Water in Syracuse schools have safe levels of lead with 2 exceptions, sources not used for drinking
The water in Syracuse schools has been tested for lead and 43 out of 45 schools were shown to have safe levels. Two schools each have a water source showing elevated lead levels that are not used for drinking.
The sinks in question were located in a janitor’s work closet at Delaware Elementary and a classroom laboratory at the Syracuse Academy of Science. One sink has been replaced and the other is scheduled to be replaced soon.
"You don't have to worry about that here in Syracuse, but here's another instance where infrastructure affects your daily life," Syracuse Mayor Stephanie Miner said. "When infrastructure works well, nobody thinks about it. What I wanted to do is draw attention to that fact that it is a basic essential."
Miner has spent her time in office focusing on the need to improve aging infrastructure and said more people are now paying attention.
“I use this as an example of saying to people, infrastructure is incredibly important to our quality of life, public safety and public health," Miner said regarding the recent tests at Syracuse schools. "Because we have such a great infrastructure system, with water in particular here in Syracuse, we don’t have to worry about what some communities are worried about right now. In light of Flint, Michigan, in particular, that really captured the public’s attention and said, ‘how can we have a water system that leaches lead, that poisons children, families and an entire city and not know about it?'"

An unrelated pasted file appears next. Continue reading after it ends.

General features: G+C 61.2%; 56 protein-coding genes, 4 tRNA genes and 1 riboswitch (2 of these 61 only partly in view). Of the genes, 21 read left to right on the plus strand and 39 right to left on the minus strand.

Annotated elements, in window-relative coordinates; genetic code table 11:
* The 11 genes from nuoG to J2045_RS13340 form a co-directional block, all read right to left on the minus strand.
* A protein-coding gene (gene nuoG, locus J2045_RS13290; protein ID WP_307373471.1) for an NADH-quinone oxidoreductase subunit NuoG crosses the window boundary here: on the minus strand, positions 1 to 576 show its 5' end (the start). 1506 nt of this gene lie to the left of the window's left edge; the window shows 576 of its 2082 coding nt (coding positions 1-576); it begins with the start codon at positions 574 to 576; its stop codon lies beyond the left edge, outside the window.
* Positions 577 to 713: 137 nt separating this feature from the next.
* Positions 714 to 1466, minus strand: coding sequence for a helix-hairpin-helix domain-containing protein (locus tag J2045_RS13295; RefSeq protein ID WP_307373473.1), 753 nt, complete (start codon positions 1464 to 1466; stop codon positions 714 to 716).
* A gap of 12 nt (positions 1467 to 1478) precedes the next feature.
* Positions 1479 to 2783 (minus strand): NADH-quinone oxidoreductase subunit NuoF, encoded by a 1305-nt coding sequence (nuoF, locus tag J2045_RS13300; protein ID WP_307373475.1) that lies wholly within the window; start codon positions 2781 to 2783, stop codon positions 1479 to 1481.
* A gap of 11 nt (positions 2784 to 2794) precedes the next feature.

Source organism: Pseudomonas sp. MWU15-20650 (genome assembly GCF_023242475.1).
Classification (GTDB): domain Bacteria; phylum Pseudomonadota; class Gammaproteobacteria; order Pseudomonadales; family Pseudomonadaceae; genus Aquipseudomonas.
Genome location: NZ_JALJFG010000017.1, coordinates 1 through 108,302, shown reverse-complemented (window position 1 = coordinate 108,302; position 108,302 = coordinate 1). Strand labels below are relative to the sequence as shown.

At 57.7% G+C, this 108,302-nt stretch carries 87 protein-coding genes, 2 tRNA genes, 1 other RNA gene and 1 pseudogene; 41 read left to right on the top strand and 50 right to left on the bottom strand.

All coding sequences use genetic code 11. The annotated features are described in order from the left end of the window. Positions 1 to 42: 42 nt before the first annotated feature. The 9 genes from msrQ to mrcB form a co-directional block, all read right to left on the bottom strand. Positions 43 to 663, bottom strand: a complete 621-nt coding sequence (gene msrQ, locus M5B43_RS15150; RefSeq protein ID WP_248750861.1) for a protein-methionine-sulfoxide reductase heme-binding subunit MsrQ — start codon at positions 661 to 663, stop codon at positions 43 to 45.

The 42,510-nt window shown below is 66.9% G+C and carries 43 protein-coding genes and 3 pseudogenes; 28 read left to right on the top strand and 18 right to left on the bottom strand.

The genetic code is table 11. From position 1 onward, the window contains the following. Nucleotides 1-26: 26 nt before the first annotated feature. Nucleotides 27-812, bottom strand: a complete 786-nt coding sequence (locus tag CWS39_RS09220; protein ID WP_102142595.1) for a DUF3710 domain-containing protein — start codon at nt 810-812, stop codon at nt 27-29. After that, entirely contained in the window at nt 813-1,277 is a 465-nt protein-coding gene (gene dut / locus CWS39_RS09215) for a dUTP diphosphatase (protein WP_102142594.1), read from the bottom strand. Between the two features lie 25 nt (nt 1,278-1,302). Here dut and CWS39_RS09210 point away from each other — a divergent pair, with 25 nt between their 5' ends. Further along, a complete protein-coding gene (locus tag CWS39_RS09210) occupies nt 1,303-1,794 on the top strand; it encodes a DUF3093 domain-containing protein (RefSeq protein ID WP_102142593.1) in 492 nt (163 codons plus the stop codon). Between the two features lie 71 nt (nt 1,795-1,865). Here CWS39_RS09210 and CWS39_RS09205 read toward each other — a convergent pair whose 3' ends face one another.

Looking ahead, Miner said the city is receiving money from federal and state governments for roads but she’s asking for more flexibility.
“If you could give us money that would allow us to go down into the road and fix all of that infrastructure at one time so we don’t reconstruct a mile of road for about a million dollars and then 48 hours later have a water main break underneath it and have to cut into that asphalt.”
Elevated levels of lead were found in the Ithaca City School District and the Jordan-Elbridge School District in Onondaga County and Miner said the case of Hoosick Falls, NY is a warning to communities. That's where hazardous chemicals used in manufacturing were found in the village’s water system. State officials have since said the water is once again safe to drink there.